# Computational efficiency: sparse vs. full

I found out the fact that if a matrix is (almost) full, then storing it in sparse leads to (much) more time to compute.

Though it is trivial to store a full matrix in sparse form, I just want to know the reason behind this fact.

My speculation is that the index reading in sparse would be the major contributor to the computing time. Any other elegant thoughts?

-

There are a few reasons for an almost full sparse matrix being more computationally expensive than just using a full matrix. The most obvious, as you pointed out, is that sparse elements must be indexed (for a general sparse matrix, I believe Matlab uses a Compressed Row Storage scheme).

Another, less apparent slowdown, is due to vectorization and pipelining data into the processor. In the case of a fully stored matrix, the data is in a neat, linear format, so operations can be easily vectorized. For storage schemes like CRS, this is not the case, especially for Matrix*Vector operations, which tend to be the most used (e.g.- when using iterative solvers to solve systems of equations). For a CRS scheme, moving across the matrix row can be fed to the processor in a nice, linear manner, however, the elements pulled from the vector the matrix is multiplied by, will jump around.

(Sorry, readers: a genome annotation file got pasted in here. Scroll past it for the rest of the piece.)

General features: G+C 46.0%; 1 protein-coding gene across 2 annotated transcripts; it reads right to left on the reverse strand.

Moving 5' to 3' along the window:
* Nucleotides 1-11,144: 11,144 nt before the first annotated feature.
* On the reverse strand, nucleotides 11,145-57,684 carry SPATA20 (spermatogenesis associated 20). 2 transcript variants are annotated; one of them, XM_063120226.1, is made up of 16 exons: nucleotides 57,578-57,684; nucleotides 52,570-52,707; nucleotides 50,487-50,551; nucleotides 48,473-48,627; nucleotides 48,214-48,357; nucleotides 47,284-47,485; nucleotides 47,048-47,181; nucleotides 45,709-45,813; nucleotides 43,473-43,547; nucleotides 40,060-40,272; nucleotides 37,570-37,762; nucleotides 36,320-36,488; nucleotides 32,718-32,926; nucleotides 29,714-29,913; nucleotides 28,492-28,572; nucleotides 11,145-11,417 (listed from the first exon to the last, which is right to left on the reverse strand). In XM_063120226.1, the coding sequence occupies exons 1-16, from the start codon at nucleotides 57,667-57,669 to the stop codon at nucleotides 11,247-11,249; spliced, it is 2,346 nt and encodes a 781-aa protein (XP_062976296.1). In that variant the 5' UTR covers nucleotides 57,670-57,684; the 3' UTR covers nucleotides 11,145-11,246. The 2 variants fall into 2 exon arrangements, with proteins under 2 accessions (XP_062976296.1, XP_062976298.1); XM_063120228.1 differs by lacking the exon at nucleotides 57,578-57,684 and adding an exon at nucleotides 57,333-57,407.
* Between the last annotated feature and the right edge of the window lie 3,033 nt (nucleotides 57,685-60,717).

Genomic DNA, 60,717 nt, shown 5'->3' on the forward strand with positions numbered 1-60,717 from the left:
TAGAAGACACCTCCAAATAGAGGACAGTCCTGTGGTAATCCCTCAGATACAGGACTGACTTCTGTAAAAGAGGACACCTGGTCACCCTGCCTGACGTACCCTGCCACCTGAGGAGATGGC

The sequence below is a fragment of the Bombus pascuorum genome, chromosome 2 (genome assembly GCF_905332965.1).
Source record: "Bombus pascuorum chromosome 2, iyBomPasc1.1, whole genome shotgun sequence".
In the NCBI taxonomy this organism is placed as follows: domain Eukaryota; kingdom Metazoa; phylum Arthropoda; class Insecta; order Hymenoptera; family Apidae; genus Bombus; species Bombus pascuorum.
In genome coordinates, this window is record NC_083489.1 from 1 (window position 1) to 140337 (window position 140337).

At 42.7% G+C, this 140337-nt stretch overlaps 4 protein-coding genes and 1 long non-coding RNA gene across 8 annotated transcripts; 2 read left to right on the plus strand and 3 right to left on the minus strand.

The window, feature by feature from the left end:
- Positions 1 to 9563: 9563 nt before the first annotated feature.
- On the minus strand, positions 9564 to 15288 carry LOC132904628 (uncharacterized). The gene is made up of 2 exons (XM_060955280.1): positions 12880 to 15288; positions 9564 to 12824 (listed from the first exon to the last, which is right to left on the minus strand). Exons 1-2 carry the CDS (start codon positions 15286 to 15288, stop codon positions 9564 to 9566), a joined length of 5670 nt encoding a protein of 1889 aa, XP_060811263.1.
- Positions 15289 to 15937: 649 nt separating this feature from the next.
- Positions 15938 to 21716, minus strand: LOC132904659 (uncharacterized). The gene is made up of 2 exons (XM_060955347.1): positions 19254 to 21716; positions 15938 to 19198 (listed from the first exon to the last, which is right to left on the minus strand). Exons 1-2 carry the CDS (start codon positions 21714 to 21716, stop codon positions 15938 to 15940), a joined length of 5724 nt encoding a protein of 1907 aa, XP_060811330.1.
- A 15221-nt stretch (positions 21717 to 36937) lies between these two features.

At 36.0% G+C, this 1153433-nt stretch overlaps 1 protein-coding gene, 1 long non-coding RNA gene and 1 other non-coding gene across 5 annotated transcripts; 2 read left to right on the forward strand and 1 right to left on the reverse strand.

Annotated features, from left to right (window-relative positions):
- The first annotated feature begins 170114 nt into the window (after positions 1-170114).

-

Consider the following dense matrix:

1 2 3
4 5 6
7 8 9

If I store it in a contiguous block:

1 2 3 4 5 6 7 8 9

I can directly access the elements of the matrix given the row and column number with some basic arithmetic.

Now consider this sparse matrix:

1 0 0
0 0 2
0 3 0

In order to efficiently store this matrix, I discard non-zero elements so it now becomes

1 2 3

But this is obviously not enough information to do operations like a matrix vector multiplication! So we need to add additional information to extract the elements from the matrix.

But you can see that irrespective of the storage method used, we need to

1. Do extra work to access the elements